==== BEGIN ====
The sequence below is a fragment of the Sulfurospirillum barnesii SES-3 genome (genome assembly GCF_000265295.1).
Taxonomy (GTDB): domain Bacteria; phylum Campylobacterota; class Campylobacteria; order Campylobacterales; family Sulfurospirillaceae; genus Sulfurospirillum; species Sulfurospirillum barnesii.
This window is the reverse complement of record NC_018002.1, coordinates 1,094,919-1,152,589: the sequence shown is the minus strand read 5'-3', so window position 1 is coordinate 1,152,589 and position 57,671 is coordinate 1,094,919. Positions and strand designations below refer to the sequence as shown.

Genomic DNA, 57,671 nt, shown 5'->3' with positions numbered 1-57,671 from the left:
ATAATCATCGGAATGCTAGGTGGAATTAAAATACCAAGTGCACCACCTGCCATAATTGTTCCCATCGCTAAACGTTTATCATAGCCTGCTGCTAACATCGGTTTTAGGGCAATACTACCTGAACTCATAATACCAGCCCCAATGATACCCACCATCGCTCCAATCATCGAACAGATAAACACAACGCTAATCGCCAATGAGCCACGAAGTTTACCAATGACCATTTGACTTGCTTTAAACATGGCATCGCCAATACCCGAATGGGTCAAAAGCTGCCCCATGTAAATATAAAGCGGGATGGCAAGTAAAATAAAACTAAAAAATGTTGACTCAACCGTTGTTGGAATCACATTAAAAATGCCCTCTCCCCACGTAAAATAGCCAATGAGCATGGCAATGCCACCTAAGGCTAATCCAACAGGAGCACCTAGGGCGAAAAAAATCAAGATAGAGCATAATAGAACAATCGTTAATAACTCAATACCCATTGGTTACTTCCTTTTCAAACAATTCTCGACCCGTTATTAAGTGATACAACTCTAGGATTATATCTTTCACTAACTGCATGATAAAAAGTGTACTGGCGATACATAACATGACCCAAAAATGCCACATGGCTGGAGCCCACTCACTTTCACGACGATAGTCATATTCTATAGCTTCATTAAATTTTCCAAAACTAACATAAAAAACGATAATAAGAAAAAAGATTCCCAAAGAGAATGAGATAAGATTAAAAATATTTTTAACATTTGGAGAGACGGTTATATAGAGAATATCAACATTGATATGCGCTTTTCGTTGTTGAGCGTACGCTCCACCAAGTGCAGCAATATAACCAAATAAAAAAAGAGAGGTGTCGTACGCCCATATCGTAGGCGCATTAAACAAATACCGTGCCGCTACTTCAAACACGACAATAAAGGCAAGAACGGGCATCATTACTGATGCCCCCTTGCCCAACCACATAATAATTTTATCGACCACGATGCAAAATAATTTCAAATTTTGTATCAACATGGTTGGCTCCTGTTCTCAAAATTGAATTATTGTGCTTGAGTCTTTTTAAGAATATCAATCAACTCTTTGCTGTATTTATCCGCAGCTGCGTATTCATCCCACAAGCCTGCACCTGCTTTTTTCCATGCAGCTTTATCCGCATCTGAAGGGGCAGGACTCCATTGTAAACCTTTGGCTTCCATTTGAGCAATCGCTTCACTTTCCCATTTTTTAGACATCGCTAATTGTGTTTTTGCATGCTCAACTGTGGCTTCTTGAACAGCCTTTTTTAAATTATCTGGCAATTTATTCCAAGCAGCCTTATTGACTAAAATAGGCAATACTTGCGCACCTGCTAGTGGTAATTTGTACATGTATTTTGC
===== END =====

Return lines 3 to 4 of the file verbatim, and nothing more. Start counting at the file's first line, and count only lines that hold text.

This window is the reverse complement of record NC_018002.1, coordinates 1,094,919-1,152,589: the sequence shown is the minus strand read 5'-3', so window position 1 is coordinate 1,152,589 and position 57,671 is coordinate 1,094,919. Positions and strand designations below refer to the sequence as shown.

Genomic DNA, 57,671 nt, shown 5'->3' with positions numbered 1-57,671 from the left: